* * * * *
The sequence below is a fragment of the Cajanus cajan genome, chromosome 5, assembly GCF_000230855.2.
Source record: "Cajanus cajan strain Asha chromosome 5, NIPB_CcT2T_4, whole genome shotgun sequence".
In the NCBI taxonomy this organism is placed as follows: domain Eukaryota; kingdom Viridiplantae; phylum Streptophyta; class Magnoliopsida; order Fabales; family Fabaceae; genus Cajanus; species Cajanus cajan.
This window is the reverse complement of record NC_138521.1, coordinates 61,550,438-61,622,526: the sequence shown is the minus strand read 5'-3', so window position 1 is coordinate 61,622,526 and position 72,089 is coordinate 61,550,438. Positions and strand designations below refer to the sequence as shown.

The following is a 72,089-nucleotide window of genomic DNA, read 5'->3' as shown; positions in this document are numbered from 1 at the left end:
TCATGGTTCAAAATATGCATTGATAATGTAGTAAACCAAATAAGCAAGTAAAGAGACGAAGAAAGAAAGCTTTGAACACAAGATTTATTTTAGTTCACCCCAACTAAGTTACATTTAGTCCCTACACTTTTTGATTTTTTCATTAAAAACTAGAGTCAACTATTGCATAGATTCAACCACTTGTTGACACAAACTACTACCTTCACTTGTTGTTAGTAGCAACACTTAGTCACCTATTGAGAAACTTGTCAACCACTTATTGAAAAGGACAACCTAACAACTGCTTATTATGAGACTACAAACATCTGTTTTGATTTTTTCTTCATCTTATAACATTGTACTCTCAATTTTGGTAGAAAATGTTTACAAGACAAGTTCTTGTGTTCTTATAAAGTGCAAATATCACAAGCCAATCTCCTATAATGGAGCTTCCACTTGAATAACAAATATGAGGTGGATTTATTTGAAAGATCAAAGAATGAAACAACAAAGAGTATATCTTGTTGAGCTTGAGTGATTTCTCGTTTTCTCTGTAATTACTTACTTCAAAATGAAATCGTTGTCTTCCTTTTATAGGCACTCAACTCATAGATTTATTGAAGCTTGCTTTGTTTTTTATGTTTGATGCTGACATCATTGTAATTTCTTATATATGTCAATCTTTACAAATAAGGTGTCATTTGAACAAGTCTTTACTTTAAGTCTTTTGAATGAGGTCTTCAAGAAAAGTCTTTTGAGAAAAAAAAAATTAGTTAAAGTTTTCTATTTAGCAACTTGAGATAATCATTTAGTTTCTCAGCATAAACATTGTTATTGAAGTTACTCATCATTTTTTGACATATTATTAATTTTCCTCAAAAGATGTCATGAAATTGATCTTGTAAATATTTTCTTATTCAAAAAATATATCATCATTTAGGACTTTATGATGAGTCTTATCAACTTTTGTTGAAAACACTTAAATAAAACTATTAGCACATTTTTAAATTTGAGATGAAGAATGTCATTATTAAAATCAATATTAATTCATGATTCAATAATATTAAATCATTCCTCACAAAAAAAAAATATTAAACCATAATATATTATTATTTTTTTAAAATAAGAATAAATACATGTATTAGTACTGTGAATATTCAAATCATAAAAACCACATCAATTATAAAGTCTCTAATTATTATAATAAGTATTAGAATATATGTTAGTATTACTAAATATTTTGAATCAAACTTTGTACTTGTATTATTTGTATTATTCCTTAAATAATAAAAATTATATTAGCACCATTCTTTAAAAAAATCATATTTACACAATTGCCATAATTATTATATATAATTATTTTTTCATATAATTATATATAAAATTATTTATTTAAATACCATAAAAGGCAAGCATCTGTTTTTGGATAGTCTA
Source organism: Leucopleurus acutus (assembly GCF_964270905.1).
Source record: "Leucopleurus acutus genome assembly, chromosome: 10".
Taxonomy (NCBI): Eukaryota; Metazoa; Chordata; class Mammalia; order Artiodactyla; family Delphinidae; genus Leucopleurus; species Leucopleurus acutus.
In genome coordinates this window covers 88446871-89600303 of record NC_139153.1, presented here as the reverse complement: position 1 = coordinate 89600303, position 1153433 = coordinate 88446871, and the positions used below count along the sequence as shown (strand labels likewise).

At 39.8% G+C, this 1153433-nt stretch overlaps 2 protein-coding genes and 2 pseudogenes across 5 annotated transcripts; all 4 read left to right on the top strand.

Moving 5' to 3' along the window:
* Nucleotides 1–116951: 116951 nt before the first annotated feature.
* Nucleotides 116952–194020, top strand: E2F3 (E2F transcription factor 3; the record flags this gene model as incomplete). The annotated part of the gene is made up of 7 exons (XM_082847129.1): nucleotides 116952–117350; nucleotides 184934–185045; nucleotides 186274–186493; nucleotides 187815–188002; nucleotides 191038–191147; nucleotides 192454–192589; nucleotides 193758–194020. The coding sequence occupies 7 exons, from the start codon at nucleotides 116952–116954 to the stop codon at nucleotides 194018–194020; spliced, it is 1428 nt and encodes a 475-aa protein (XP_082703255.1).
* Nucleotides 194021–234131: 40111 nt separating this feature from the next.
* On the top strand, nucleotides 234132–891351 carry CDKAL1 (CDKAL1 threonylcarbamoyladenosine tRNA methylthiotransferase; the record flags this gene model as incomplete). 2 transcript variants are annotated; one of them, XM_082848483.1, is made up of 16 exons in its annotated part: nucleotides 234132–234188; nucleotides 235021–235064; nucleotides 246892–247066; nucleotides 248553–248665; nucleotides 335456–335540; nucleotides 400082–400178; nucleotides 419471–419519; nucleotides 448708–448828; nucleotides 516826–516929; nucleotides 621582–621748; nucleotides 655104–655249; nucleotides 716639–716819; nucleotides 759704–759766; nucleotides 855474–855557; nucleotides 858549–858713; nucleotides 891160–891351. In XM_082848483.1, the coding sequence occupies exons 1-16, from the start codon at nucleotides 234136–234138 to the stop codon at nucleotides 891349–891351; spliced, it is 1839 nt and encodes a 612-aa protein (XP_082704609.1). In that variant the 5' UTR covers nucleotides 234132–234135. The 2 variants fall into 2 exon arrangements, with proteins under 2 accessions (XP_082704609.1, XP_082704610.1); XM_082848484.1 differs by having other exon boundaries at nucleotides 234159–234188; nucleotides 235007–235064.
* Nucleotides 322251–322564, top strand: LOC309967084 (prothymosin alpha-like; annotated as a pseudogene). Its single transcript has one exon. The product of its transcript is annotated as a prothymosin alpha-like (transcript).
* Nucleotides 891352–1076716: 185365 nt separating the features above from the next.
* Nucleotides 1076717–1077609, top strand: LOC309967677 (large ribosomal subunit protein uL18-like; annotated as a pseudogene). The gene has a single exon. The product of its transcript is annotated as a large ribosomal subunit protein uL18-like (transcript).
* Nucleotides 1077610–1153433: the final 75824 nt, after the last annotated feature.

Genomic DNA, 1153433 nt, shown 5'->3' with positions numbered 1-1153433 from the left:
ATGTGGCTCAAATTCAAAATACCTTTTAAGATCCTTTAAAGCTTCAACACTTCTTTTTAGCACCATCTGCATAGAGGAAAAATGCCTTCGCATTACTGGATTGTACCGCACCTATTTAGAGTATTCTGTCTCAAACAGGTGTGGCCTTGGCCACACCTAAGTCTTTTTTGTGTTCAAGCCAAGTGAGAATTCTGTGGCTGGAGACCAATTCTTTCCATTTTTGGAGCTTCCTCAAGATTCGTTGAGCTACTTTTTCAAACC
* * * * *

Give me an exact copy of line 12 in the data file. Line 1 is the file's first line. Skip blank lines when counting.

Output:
Moving 5' to 3' along the window: